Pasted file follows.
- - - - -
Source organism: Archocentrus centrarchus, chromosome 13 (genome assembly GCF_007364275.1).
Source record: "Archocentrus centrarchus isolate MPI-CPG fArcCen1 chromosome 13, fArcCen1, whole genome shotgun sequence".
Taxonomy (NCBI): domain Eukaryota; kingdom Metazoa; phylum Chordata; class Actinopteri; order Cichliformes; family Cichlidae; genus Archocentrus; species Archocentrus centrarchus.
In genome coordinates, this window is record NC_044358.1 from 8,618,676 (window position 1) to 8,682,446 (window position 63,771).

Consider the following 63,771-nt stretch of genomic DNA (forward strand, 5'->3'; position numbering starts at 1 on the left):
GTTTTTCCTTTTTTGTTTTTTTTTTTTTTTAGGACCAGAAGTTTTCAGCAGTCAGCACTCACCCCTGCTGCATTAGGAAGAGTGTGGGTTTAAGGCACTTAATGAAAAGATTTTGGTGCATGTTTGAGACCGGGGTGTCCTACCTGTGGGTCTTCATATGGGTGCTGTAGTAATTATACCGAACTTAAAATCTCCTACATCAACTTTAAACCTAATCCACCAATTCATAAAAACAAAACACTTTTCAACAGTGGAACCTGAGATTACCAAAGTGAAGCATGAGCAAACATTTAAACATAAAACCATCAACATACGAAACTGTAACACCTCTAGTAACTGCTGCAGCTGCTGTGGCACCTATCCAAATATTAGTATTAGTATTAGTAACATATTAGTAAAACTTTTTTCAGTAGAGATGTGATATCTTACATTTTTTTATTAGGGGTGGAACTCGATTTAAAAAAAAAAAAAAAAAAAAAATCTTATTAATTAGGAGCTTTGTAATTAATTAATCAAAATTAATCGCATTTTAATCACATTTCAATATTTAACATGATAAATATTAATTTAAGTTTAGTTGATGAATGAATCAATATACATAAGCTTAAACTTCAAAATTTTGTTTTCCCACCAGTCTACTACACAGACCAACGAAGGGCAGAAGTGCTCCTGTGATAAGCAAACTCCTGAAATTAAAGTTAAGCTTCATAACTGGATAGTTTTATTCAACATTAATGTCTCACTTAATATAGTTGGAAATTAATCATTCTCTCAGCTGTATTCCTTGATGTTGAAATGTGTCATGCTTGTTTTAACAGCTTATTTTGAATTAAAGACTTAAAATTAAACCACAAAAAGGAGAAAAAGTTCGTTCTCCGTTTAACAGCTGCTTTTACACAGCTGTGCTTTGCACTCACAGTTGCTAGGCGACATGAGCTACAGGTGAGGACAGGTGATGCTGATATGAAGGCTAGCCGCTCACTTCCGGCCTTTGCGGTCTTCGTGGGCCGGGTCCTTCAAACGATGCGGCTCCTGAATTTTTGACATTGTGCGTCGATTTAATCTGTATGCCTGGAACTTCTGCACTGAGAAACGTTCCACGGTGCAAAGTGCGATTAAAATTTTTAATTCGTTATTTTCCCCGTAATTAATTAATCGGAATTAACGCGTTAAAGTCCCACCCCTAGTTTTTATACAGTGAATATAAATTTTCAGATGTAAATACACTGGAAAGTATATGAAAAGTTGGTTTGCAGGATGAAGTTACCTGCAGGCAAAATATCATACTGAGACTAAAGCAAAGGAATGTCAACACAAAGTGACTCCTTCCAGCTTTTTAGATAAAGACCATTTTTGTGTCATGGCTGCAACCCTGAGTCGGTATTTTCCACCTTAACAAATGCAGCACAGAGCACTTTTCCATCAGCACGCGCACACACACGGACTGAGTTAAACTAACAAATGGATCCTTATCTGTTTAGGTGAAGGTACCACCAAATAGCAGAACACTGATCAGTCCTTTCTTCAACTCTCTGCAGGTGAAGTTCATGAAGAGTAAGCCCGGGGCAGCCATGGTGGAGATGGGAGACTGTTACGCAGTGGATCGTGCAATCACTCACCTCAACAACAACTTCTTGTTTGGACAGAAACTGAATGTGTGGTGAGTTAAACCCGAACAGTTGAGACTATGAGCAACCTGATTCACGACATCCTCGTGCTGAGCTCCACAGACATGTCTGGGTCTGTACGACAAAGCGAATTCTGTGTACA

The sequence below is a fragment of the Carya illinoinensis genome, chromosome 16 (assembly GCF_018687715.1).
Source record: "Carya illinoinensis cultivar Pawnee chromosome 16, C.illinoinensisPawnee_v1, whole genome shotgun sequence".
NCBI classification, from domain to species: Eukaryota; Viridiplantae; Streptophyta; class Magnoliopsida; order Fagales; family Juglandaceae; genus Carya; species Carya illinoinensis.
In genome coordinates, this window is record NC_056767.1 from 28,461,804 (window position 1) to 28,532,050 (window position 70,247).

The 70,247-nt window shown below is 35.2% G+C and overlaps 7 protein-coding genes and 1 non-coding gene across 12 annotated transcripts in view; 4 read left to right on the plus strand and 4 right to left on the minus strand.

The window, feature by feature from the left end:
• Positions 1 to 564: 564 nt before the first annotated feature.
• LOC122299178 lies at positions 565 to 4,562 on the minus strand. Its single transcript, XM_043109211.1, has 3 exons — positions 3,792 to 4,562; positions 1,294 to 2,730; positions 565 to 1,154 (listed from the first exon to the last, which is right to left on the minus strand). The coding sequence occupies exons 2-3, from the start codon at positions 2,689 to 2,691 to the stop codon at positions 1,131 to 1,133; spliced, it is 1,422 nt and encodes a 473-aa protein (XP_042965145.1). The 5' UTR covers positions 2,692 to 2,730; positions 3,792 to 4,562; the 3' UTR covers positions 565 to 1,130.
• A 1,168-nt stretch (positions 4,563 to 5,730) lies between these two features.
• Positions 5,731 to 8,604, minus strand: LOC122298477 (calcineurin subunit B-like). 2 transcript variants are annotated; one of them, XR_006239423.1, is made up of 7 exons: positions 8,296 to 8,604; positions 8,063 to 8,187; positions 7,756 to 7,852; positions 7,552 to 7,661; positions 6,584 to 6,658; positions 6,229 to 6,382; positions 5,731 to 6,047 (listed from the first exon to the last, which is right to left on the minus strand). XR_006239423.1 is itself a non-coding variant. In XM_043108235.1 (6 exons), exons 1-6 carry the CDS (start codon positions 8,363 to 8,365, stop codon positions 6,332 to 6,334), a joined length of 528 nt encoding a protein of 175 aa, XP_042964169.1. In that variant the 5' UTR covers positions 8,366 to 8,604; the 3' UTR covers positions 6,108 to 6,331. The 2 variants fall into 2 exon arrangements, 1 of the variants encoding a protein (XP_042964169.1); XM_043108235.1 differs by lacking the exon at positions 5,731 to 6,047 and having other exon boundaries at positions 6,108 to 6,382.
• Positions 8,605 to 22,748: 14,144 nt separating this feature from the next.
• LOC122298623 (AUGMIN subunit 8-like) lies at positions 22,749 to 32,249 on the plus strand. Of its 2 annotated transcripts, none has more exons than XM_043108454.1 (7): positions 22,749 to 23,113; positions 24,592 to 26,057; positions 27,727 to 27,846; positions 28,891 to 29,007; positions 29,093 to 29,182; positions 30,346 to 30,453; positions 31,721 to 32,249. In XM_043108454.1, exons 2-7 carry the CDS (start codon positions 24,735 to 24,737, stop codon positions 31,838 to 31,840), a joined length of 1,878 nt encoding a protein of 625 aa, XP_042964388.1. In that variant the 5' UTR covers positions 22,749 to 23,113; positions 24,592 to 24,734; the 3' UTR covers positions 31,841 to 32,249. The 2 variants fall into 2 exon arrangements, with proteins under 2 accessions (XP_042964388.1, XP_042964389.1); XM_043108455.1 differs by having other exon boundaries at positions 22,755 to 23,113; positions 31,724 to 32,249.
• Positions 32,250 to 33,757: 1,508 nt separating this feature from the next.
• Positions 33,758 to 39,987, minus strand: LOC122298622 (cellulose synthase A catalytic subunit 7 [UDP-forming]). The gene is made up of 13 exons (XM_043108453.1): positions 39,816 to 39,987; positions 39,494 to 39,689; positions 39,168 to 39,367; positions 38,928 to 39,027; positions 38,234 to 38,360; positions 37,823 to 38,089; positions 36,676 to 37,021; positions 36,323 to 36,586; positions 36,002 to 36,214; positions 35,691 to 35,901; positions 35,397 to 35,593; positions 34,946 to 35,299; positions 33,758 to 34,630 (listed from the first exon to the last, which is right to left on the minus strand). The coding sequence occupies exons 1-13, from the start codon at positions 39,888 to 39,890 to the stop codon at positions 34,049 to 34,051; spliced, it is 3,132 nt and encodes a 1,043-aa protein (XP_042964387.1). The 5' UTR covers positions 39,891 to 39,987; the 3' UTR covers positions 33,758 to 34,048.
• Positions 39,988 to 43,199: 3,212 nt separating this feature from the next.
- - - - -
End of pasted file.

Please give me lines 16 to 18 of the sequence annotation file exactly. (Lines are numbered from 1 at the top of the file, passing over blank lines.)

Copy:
• Positions 5,731 to 8,604, minus strand: LOC122298477 (calcineurin subunit B-like). 2 transcript variants are annotated; one of them, XR_006239423.1, is made up of 7 exons: positions 8,296 to 8,604; positions 8,063 to 8,187; positions 7,756 to 7,852; positions 7,552 to 7,661; positions 6,584 to 6,658; positions 6,229 to 6,382; positions 5,731 to 6,047 (listed from the first exon to the last, which is right to left on the minus strand). XR_006239423.1 is itself a non-coding variant. In XM_043108235.1 (6 exons), exons 1-6 carry the CDS (start codon positions 8,363 to 8,365, stop codon positions 6,332 to 6,334), a joined length of 528 nt encoding a protein of 175 aa, XP_042964169.1. In that variant the 5' UTR covers positions 8,366 to 8,604; the 3' UTR covers positions 6,108 to 6,331. The 2 variants fall into 2 exon arrangements, 1 of the variants encoding a protein (XP_042964169.1); XM_043108235.1 differs by lacking the exon at positions 5,731 to 6,047 and having other exon boundaries at positions 6,108 to 6,382.
• Positions 8,605 to 22,748: 14,144 nt separating this feature from the next.
• LOC122298623 (AUGMIN subunit 8-like) lies at positions 22,749 to 32,249 on the plus strand. Of its 2 annotated transcripts, none has more exons than XM_043108454.1 (7): positions 22,749 to 23,113; positions 24,592 to 26,057; positions 27,727 to 27,846; positions 28,891 to 29,007; positions 29,093 to 29,182; positions 30,346 to 30,453; positions 31,721 to 32,249. In XM_043108454.1, exons 2-7 carry the CDS (start codon positions 24,735 to 24,737, stop codon positions 31,838 to 31,840), a joined length of 1,878 nt encoding a protein of 625 aa, XP_042964388.1. In that variant the 5' UTR covers positions 22,749 to 23,113; positions 24,592 to 24,734; the 3' UTR covers positions 31,841 to 32,249. The 2 variants fall into 2 exon arrangements, with proteins under 2 accessions (XP_042964388.1, XP_042964389.1); XM_043108455.1 differs by having other exon boundaries at positions 22,755 to 23,113; positions 31,724 to 32,249.